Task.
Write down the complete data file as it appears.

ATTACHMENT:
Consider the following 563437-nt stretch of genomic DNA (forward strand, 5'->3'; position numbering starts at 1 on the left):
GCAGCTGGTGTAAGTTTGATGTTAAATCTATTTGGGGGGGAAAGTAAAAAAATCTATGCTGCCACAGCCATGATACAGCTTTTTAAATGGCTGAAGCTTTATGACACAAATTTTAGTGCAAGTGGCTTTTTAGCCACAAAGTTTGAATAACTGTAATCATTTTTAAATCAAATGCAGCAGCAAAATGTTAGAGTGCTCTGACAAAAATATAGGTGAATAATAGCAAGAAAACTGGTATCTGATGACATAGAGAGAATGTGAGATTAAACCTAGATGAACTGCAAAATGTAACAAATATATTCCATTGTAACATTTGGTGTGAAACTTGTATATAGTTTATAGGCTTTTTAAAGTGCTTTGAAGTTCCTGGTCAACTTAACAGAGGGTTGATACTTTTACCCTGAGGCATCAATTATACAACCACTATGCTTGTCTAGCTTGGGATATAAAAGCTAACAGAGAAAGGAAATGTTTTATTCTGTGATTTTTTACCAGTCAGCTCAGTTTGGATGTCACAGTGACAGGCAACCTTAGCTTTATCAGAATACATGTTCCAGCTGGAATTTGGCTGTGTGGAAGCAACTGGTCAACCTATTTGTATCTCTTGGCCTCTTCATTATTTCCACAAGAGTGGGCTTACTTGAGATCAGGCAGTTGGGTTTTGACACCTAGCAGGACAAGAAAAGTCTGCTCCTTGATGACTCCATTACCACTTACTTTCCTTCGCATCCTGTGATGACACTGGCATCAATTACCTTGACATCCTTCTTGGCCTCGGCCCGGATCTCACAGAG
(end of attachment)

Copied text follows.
Consider the following 563437-nt stretch of genomic DNA (forward strand, 5'->3'; position numbering starts at 1 on the left):
GCAGCTGGTGTAAGTTTGATGTTAAATCTATTTGGGGGGGAAAGTAAAAAAATCTATGCTGCCACAGCCATGATACAGCTTTTTAAATGGCTGAAGCTTTATGACACAAATTTTAGTGCAAGTGGCTTTTTAGCCACAAAGTTTGAATAACTGTAATCATTTTTAAATCAAATGCAGCAGCAAAATGTTAGAGTGCTCTGACAAAAATATAGGTGAATAATAGCAAGAAAACTGGTATCTGATGACATAGAGAGAATGTGAGATTAAACCTAGATGAACTGCAAAATGTAACAAATATATTCCATTGTAACATTTGGTGTGAAACTTGTATATAGTTTATAGGCTTTTTAAAGTGCTTTGAAGTTCCTGGTCAACTTAACAGAGGGTTGATACTTTTACCCTGAGGCATCAATTATACAACCACTATGCTTGTCTAGCTTGGGATATAAAAGCTAACAGAGAAAGGAAATGTTTTATTCTGTGATTTTTTACCAGTCAGCTCAGTTTGGATGTCACAGTGACAGGCAACCTTAGCTTTATCAGAATACATGTTCCAGCTGGAATTTGGCTGTGTGGAAGCAACTGGTCAACCTATTTGTATCTCTTGGCCTCTTCATTATTTCCACAAGAGTGGGCTTACTTGAGATCAGGCAGTTGGGTTTTGACACCTAGCAGGACAAGAAAAGTCTGCTCCTTGATGACTCCATTACCACTTACTTTCCTTCGCATCCTGTGATGACACTGGCATCAATTACCTTGACATCCTTCTTGGCCTCGGCCCGGATCTCACAGAG